Definition of consilience in English:



mass noun
  • Agreement between the approaches to a topic of different academic subjects, especially science and the humanities.

    • ‘This is why the most compelling answers come from the consilience of genetic and fossil evidence.’
    • ‘He called this approach consilience, or how consistent independent lines of evidence are with each other.’
    • ‘Worked out first in his geology, the argument from consilience was brought to bear most productively and famously in his demonstration of the truth of evolution, and of natural selection's role.’
    • ‘This lucrative sub-industry has further blossomed in recent years due to efforts made by the wealthy founder of the Templeton investment fund, Sir John Templeton, to find harmony and consilience between science and religion.’
    • ‘He, too, wants a consilience, not just of all knowledge but especially of all knowledge about humans.’
    • ‘Lately I've been circling back to the large issue of consilience, the notion that there is a unity of the sciences through a network of cause and effect explanations in physics, biology and even the lower reaches of the social sciences.’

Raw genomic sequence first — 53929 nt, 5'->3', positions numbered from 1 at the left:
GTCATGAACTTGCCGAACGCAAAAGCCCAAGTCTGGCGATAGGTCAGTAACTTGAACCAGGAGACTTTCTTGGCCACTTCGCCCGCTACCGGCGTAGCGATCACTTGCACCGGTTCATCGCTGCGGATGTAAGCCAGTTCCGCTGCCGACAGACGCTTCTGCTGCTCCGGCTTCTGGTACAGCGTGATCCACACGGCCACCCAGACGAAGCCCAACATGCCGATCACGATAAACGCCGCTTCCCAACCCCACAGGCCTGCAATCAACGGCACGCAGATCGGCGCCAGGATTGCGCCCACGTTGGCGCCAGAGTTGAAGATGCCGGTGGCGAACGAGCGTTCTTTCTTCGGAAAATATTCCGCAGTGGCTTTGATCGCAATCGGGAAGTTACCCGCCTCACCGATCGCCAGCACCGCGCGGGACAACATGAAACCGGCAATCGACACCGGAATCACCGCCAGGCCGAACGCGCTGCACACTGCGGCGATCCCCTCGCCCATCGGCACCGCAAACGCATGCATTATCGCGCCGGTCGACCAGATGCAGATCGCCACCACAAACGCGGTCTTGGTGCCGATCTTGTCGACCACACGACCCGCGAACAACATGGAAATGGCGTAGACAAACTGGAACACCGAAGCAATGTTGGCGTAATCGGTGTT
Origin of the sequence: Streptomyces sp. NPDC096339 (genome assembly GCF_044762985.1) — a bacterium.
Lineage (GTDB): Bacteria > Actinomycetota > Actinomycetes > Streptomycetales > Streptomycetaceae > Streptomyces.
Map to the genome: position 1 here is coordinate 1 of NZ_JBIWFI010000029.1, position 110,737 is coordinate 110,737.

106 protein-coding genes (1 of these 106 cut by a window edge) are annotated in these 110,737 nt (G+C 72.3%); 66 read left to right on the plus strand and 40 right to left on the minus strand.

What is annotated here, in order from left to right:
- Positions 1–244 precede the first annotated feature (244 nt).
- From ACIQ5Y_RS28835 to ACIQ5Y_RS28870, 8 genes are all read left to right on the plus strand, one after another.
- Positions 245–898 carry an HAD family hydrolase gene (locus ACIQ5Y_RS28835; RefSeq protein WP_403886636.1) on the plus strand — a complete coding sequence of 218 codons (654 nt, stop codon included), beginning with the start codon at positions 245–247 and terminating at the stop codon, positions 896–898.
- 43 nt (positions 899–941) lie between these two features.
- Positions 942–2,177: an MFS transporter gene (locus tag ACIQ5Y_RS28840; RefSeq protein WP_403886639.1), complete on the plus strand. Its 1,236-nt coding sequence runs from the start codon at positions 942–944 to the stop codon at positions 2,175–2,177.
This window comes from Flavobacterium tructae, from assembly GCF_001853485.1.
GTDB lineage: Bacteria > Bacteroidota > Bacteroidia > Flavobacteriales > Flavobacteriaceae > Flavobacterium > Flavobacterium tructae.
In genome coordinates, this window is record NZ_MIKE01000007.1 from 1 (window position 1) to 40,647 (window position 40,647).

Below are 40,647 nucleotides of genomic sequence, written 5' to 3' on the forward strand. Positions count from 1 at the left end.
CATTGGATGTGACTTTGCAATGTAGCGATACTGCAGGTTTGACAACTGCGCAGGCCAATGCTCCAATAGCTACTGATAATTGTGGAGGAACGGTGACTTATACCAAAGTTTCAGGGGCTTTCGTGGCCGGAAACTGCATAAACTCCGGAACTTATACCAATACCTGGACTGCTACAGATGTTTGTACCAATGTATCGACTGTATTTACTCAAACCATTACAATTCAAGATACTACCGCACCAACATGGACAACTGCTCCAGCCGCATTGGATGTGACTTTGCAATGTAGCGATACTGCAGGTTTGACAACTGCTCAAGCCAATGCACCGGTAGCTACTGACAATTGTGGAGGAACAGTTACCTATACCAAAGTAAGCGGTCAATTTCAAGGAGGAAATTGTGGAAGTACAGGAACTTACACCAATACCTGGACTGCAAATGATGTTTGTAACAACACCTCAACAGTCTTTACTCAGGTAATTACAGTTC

• ‘For once, the words, ‘new science,’ on a book cover may be deserved and consilience may emerge not from biology but from physics.’
    • ‘In general, I use it to describe the comparisons of independent outcomes in search of inductive consilience.’
    • ‘That is, Darwin was applying Whewell's method of consilience, or inference to the best explanation, though he probably did not buy into the philosophical basis (idealistic rationalism) that inspired Whewell.’
    • ‘He understands consilience - the power of corroboration from different domains of understanding.’
    • ‘So far, consilience has been a one-way argument: a demonstration of what science has to offer the humanities.’
    • ‘They practice the consilience they recommend to others.’
    • ‘Adherence to consilience demands that all the evidence be brought to bear, and that other possible causes might exist, yet to be found.’
    • ‘So to some degree consilience may be possible, but only by clearly recognizing the great differences between science and religion.’
    • ‘This ignores the consilience factor: the vast amount of detail from natural history that is compatible with the idea that evolution actually took place.’
    • ‘Healthy societies require a certain degree of consilience between cultural, economic, and political power.’
    compatibility, consistency, conformity, match, balance, consonance, rapport, parallelism, congruity
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Mid 19th century: from con- + Latin -silient-, -siliens ‘jumping’ (as in resilient- resilient), after concurrent.